WASHINGTON. Wall Street erupted with yet another violent squall of intense selling Monday morning. That sent major averages down hard into an even lower Circle of Hell than we achieved last week. But then, surprise! The consistently bi-polar stock market averages made it back to the green zone, if only slightly. Miraculously, they remained mostly positive into Monday’s closing bell. Was the Autumn 2018 Festival of Investor Pain over at last?
That’s doubtful, actually. Even so, the sun reappeared (at least here in The Swamp) Tuesday morning. A majority of stocks opened strongly positive Tuesday morning at the opening bell, with the Dow Jones Industrials a roughly 250 point gain in short order.
But true to form, as we write today’s commentary, circa 11:15 a.m. ET, the waffling has begun once again. The return of the Festival of Investor Pain is always just around the corner in this persistently bi-polar stock market. Like Yogi says, “It ain’t over ’til it’s over.”
Current bi-polar stock market averages
Currently, the Dow (DJIA) is off from its earlier highs, but is still up half a percent. It stands (momentarily at least) at 24541.19, up about 111 points. That number, of course, likely bears little resemblance to what we’ll see at the 4 p.m. closing bell. The other major averages are essentially in the same boat as the DJIA, although the NASDAQ and the S&P 500 seem a bit more robust.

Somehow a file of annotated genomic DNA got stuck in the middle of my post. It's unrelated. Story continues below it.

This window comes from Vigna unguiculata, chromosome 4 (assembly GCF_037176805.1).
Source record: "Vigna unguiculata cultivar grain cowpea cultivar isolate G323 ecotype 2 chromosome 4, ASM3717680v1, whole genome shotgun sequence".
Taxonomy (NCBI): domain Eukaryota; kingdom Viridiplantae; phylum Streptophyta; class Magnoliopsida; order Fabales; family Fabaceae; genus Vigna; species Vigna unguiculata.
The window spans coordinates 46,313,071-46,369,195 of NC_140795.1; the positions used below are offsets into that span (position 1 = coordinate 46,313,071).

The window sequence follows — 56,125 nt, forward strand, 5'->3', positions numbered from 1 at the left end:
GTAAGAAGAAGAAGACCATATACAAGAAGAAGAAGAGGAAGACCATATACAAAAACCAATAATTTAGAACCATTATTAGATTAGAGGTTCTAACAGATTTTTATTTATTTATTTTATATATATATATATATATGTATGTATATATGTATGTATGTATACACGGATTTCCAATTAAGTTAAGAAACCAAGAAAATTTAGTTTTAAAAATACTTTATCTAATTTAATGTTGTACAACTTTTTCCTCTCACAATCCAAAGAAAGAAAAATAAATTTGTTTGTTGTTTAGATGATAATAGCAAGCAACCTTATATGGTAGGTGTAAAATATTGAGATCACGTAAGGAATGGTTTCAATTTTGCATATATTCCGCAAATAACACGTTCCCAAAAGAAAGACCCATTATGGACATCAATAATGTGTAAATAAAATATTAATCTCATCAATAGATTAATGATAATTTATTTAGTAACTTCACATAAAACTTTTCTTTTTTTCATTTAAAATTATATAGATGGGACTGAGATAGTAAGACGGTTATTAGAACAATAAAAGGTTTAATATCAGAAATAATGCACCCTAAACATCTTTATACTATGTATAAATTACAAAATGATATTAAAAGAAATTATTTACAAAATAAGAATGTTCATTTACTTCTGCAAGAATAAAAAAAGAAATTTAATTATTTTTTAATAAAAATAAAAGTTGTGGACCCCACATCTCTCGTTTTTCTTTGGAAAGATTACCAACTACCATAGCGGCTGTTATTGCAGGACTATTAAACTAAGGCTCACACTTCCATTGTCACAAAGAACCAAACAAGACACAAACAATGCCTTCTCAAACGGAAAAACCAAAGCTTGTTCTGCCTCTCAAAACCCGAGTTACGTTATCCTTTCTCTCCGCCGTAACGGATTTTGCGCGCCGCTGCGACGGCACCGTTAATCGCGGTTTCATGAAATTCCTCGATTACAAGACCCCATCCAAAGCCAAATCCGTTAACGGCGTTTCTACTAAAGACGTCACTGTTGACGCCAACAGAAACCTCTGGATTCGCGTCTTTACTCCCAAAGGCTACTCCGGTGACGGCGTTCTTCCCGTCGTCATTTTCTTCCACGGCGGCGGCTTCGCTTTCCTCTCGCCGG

(UPDATE: We’ve already backtracked as the clock strikes noon, Tuesday. The Dow is now barely up 60 points. Buyers remain scarce. The other major averages are trying to stay in the green. UPDATE 2: The Dow is now off 52.14 points, while the S&P 500 is flatlining. The badly-damaged, tech-heavy NASDAQ, however, currently remains in the green. It’s up 22.35 points for a 0.33 percent gain as ot 1:20 p.m. ET. UPDATE 3: An explosive, televised White House meeting including President Trump, Senator Chuck Schumer and presumed new Speaker of the House Nancy Pelosi, ended acrimoniously. Both Democrats essentially refused to give an inch on the President’s border wall funding request. Trump pledged to follow through and shut down the government without some movement on this issue. As of 1:45 p.m. ET, all three major averages are tanking. The Festival of Pain is now back in the driver’s seat.)
Headline hell inspires 2018’s Festival of Investor Pain
Monday’s opening action was typical of the headline hell investors have been experiencing since the Labor Day holiday. CNBC provides some color on 2018’s continuing Festival of Pain.
“Stocks traded sharply lower on Monday in a volatile session as banks and Apple led the decline. Traders pointed to a number of reasons for the selling, including an adverse ruling in a Chinese court against Apple, a flattening yield curve and a delayed Brexit vote in the United Kingdom.